Drinks industry puts profit before public health

Alcohol Action Ireland, the national charity for alcohol-related issues, has said that a statement issued today (Wednesday) on behalf of ’Drinks Industry Leaders’ is merely the latest in a series of attempts by the alcohol industry to influence the policy agenda in ways that favour their business interests at the expense of the health of the Irish people.

“The call today for a ’collaborative approach’ by the alcohol industry is its latest attempt to seek a role for itself in policy areas which extend far beyond their responsibilities as producers and retailers of alcohol and in which they have absolutely no expertise,” said Suzanne Costello, CEO of Alcohol Action Ireland.

“They are seeking this role because it would provide an opportunity for them to influence the policy agenda in ways that favour their business interests at the expense of the public health interest. The objective of the alcohol industry is to maximise its profits through the sale of its products and they are legally entitled to do so. However, the Government has a responsibility to prioritise the health of the Irish people and the conflicting interests of private profit and public health cannot be reconciled when it comes to addressing our harmful relationship with alcohol.”

Alcohol Action Ireland pointed out that although the statement by ’Drinks Industry Leaders’ called for ’evidence-based solutions’, the alcohol industry continues to ignore the evidence regarding alcohol misuse in Ireland and to lobby vigorously behind-the-scenes against the evidence-based measures proposed to reduce our high levels of alcohol-related harm contained in the Public Health (Alcohol) Bill.

“Two alcohol industry bodies were represented on the Steering Group for the National Substance Misuse Strategy, where they continuously voiced their opposition to the evidence-based recommendations concerning the pricing, marketing and availability of alcohol – measures which international evidence demonstrates will be effective in reducing alcohol-related harm in Ireland,” said Ms Costello.

“The alcohol industry, despite its rhetoric, has consistently shown through its actions that it remains strongly opposed to the introduction of statutory regulation, seeking instead to retain the existing systems of self-regulation, which have proven to be wholly ineffective with regard to public health, particularly the protection of children and the vulnerable.”

Ms Costello said that the latest alcohol industry statement provided further evidence that the industry has absolutely no role to play in formulating Government policy.

“The alcohol industry continually refers to the “minority” who misuse alcohol in Ireland. This unfounded assertion doesn’t just completely contradict the well-documented evidence which shows that the majority of Irish people who drink do so in a hazardous manner – seven out of ten men and four out of ten women exceed their low-risk weekly limit – but also the daily reality for the people of Ireland. They also claim that the increases in excise duty have ’done little to effect societal change’, completely ignoring the fact that the welcome reduction in alcohol consumption last year followed directly on from substantial excise duty increases in December 2012, which saw the tax on beer, cider and spirits increase by 10% and €1 added to the duty on a bottle of wine,” said Ms Costello.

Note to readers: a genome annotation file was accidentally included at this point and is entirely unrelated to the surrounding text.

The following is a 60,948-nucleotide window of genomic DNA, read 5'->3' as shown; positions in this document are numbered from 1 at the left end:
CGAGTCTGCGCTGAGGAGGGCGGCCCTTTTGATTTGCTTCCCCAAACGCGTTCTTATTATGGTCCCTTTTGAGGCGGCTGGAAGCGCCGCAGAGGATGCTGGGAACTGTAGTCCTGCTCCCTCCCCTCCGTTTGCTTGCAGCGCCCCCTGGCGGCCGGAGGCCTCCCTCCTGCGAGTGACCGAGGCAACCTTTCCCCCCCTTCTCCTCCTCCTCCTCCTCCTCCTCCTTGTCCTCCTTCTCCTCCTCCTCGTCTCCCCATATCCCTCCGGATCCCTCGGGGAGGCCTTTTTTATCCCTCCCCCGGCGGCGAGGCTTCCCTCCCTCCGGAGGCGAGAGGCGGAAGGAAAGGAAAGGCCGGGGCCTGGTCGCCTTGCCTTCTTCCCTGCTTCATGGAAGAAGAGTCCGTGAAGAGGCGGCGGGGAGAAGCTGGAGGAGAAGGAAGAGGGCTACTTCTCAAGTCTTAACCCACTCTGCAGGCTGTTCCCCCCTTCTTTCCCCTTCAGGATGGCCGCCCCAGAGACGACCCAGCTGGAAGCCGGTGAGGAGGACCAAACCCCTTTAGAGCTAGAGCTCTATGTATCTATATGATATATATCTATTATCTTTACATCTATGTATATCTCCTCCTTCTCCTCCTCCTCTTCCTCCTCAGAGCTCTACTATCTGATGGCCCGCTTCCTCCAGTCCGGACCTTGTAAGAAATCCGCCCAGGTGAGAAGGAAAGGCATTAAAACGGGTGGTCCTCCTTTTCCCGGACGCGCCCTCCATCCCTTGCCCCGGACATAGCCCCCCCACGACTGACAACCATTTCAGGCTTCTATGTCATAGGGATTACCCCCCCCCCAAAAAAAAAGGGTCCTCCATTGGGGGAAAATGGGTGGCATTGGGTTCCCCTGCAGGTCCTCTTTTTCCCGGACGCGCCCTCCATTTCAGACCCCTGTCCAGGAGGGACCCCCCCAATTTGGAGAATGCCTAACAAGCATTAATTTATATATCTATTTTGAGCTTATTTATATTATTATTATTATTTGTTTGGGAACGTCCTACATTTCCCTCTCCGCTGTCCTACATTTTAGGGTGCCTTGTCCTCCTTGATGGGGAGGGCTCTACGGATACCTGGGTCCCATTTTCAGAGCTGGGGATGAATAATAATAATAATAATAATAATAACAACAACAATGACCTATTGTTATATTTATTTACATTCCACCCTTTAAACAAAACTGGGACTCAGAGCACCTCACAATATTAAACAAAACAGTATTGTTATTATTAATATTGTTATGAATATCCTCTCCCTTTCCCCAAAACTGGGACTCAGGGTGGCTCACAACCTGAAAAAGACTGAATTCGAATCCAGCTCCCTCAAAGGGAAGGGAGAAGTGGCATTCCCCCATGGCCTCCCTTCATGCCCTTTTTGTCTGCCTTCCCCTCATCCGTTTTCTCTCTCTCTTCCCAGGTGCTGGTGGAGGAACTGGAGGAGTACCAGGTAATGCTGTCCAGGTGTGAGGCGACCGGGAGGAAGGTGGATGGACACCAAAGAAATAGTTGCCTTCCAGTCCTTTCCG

“Indeed last year’s increase in the price, and subsequent reduction in the consumption, of alcohol is similar to that observed in 2003 when excise duty on spirits was subject to a significant increase, leading to a fall of 20% in spirits consumption and the first overall fall in alcohol consumption in Ireland in 16 years. However, in 2010, when excise on all alcohol products was cut by about 20%, we saw a rise in alcohol consumption. It’s clear therefore that the price of alcohol matters and tackling pricing is one of the most effective ways a Government can reduce alcohol consumption, along with measures targeting the availability and marketing of alcohol.

“Even though the reduction in our per capita alcohol consumption is a welcome one, we cannot afford to be complacent. Our levels of alcohol harm in Ireland are still unacceptably high, with the Royal College of Physicians of Ireland warning this week that liver disease rates are on course to quadruple in Ireland between 1995 and 2015, with the greatest level of increase among 15-to-34-year-olds. Our Government and all those genuinely concerned with reducing alcohol-related harm in Ireland must therefore resist the pressure the alcohol industry will continue to exert in relation to the Public Health (Alcohol) Bill and other measures that will reduce this harm.”